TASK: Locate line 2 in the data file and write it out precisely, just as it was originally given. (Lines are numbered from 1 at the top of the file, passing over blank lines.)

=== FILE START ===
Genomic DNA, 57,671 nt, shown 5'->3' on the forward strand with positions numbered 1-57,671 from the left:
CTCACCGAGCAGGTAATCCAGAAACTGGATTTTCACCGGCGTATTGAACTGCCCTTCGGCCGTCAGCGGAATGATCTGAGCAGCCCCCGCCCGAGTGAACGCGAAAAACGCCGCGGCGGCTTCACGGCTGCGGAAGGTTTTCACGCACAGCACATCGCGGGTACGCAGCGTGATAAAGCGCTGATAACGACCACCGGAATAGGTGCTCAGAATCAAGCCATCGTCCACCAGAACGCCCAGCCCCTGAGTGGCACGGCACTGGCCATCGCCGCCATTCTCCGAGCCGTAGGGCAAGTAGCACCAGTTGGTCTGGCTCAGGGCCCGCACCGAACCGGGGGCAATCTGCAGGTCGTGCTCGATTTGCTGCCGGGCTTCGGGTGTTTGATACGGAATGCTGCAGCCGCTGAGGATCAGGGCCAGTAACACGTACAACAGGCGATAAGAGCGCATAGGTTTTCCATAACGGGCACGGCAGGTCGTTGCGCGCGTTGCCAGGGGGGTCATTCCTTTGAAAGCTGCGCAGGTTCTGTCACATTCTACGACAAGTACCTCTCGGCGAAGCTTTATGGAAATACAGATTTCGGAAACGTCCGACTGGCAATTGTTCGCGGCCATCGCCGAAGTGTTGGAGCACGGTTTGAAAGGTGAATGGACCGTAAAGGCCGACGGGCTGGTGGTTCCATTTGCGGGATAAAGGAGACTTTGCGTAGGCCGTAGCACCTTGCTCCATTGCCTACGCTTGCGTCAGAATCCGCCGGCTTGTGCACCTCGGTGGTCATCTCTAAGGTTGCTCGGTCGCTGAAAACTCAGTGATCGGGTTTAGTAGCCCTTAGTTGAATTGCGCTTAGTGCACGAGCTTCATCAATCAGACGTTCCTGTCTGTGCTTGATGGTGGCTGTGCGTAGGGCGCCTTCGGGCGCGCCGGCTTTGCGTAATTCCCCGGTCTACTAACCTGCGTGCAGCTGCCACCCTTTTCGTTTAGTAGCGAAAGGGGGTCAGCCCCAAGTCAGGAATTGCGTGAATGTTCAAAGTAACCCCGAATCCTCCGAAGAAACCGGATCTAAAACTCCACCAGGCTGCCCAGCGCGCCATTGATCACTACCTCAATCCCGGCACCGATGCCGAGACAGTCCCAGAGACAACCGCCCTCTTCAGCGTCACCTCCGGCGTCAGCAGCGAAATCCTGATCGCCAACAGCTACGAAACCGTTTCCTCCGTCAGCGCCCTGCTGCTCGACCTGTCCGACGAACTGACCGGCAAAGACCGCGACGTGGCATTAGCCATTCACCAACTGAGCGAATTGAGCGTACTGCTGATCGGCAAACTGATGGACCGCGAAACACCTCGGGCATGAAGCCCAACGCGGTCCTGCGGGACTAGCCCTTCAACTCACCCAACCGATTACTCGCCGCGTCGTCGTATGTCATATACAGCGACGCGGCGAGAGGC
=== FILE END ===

CTCACCGAGCAGGTAATCCAGAAACTGGATTTTCACCGGCGTATTGAACTGCCCTTCGGCCGTCAGCGGAATGATCTGAGCAGCCCCCGCCCGAGTGAACGCGAAAAACGCCGCGGCGGCTTCACGGCTGCGGAAGGTTTTCACGCACAGCACATCGCGGGTACGCAGCGTGATAAAGCGCTGATAACGACCACCGGAATAGGTGCTCAGAATCAAGCCATCGTCCACCAGAACGCCCAGCCCCTGAGTGGCACGGCACTGGCCATCGCCGCCATTCTCCGAGCCGTAGGGCAAGTAGCACCAGTTGGTCTGGCTCAGGGCCCGCACCGAACCGGGGGCAATCTGCAGGTCGTGCTCGATTTGCTGCCGGGCTTCGGGTGTTTGATACGGAATGCTGCAGCCGCTGAGGATCAGGGCCAGTAACACGTACAACAGGCGATAAGAGCGCATAGGTTTTCCATAACGGGCACGGCAGGTCGTTGCGCGCGTTGCCAGGGGGGTCATTCCTTTGAAAGCTGCGCAGGTTCTGTCACATTCTACGACAAGTACCTCTCGGCGAAGCTTTATGGAAATACAGATTTCGGAAACGTCCGACTGGCAATTGTTCGCGGCCATCGCCGAAGTGTTGGAGCACGGTTTGAAAGGTGAATGGACCGTAAAGGCCGACGGGCTGGTGGTTCCATTTGCGGGATAAAGGAGACTTTGCGTAGGCCGTAGCACCTTGCTCCATTGCCTACGCTTGCGTCAGAATCCGCCGGCTTGTGCACCTCGGTGGTCATCTCTAAGGTTGCTCGGTCGCTGAAAACTCAGTGATCGGGTTTAGTAGCCCTTAGTTGAATTGCGCTTAGTGCACGAGCTTCATCAATCAGACGTTCCTGTCTGTGCTTGATGGTGGCTGTGCGTAGGGCGCCTTCGGGCGCGCCGGCTTTGCGTAATTCCCCGGTCTACTAACCTGCGTGCAGCTGCCACCCTTTTCGTTTAGTAGCGAAAGGGGGTCAGCCCCAAGTCAGGAATTGCGTGAATGTTCAAAGTAACCCCGAATCCTCCGAAGAAACCGGATCTAAAACTCCACCAGGCTGCCCAGCGCGCCATTGATCACTACCTCAATCCCGGCACCGATGCCGAGACAGTCCCAGAGACAACCGCCCTCTTCAGCGTCACCTCCGGCGTCAGCAGCGAAATCCTGATCGCCAACAGCTACGAAACCGTTTCCTCCGTCAGCGCCCTGCTGCTCGACCTGTCCGACGAACTGACCGGCAAAGACCGCGACGTGGCATTAGCCATTCACCAACTGAGCGAATTGAGCGTACTGCTGATCGGCAAACTGATGGACCGCGAAACACCTCGGGCATGAAGCCCAACGCGGTCCTGCGGGACTAGCCCTTCAACTCACCCAACCGATTACTCGCCGCGTCGTCGTATGTCATATACAGCGACGCGGCGAGAGGC